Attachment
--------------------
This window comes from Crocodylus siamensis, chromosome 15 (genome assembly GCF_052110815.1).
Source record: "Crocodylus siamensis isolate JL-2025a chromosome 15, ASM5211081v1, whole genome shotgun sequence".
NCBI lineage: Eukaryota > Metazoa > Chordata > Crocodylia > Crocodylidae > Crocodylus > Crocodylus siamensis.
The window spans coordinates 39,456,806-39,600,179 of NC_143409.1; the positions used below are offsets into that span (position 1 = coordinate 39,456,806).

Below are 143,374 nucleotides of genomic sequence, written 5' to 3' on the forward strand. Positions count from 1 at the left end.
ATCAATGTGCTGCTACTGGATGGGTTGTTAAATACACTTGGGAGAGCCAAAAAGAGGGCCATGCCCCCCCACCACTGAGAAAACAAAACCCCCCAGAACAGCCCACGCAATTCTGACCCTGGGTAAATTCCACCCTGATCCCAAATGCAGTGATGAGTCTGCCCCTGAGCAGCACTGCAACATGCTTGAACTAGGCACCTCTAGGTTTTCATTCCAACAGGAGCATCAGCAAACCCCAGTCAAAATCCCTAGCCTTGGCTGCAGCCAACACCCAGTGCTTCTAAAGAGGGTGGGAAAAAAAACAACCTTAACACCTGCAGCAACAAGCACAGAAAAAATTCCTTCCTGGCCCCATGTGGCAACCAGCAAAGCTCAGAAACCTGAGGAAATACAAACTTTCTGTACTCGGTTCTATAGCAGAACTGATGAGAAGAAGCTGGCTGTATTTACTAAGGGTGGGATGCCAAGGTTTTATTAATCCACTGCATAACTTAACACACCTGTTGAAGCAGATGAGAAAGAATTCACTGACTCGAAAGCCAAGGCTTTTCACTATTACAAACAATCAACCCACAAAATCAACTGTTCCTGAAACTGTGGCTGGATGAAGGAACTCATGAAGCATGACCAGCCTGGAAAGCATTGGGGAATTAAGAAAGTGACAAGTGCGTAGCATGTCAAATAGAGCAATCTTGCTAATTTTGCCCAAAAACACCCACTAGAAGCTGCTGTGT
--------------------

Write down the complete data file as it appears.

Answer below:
This window comes from Crocodylus siamensis, chromosome 15 (genome assembly GCF_052110815.1).
Source record: "Crocodylus siamensis isolate JL-2025a chromosome 15, ASM5211081v1, whole genome shotgun sequence".
NCBI lineage: Eukaryota > Metazoa > Chordata > Crocodylia > Crocodylidae > Crocodylus > Crocodylus siamensis.
The window spans coordinates 39,456,806-39,600,179 of NC_143409.1; the positions used below are offsets into that span (position 1 = coordinate 39,456,806).

Below are 143,374 nucleotides of genomic sequence, written 5' to 3' on the forward strand. Positions count from 1 at the left end.
ATCAATGTGCTGCTACTGGATGGGTTGTTAAATACACTTGGGAGAGCCAAAAAGAGGGCCATGCCCCCCCACCACTGAGAAAACAAAACCCCCCAGAACAGCCCACGCAATTCTGACCCTGGGTAAATTCCACCCTGATCCCAAATGCAGTGATGAGTCTGCCCCTGAGCAGCACTGCAACATGCTTGAACTAGGCACCTCTAGGTTTTCATTCCAACAGGAGCATCAGCAAACCCCAGTCAAAATCCCTAGCCTTGGCTGCAGCCAACACCCAGTGCTTCTAAAGAGGGTGGGAAAAAAAACAACCTTAACACCTGCAGCAACAAGCACAGAAAAAATTCCTTCCTGGCCCCATGTGGCAACCAGCAAAGCTCAGAAACCTGAGGAAATACAAACTTTCTGTACTCGGTTCTATAGCAGAACTGATGAGAAGAAGCTGGCTGTATTTACTAAGGGTGGGATGCCAAGGTTTTATTAATCCACTGCATAACTTAACACACCTGTTGAAGCAGATGAGAAAGAATTCACTGACTCGAAAGCCAAGGCTTTTCACTATTACAAACAATCAACCCACAAAATCAACTGTTCCTGAAACTGTGGCTGGATGAAGGAACTCATGAAGCATGACCAGCCTGGAAAGCATTGGGGAATTAAGAAAGTGACAAGTGCGTAGCATGTCAAATAGAGCAATCTTGCTAATTTTGCCCAAAAACACCCACTAGAAGCTGCTGTGT